Space-time Analysis of the Longitudinal Variation in Wood Specific Gravity of Teak and Its Effect on Tree Growth and Development


  • Jerry Oppong Adutwum Graduate School of Bioresource and Bioenvironmental Sciences, Faculty of Agriculture, Kyushu University
  • Hiroki Sakagami Laboratory of Wood Materials Technology, Faculty of Agriculture, Kyushu University
  • Shinya Koga Laboratory of Forest Resources Management, Faculty of Agriculture, Kyushu University
  • Junji Matsumura Laboratory of Wood Science, Faculty of Agriculture, Kyushu University


Juvenility, Kronecker product, Maturation, Mixed-effects model, Space-time dynamics, Stochastic processes, Teak, Tree growth, Wood specific gravity


The space-time structure of a teak wood specific gravity (SG) dataset was analyzed using a mixed-effects model. Spatial correlation increased in space, a phenomenon attributable to the maturation of apical meristems, while the temporal correlation of vascular meristems decreased over time. The decay of temporal correlation over time was attributed to the diminishing crown effect on the later formed wood further away from the pith, morphogen gradient, and probably changing microenvironmental conditions. The Kronecker product was used to collect spatiotemporal data on the intricate dynamic process of the evolution of the apical and lateral meristems. The results showed that height and relative radial distance (RRD) (i.e., the flow of time with wood formation) were statistically significant factors, with their interaction showing no significance. The results confirm the usefulness of using the space-time approach to elucidate the interaction between the apical and lateral meristems, two major inherent biological systems that control tree growth and wood formation dynamics. To understand the origins of patterns that vary both temporally and spatially in the tree, future work should describe the variation of SG within the tree due to increasing height (space) and diameter (age) as a matrix; then the correlation function can be modelled.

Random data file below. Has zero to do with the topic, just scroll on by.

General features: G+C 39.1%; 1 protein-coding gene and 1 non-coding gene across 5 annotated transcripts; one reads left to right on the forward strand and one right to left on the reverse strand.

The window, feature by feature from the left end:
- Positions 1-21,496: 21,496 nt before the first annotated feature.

Research Article or Brief Communication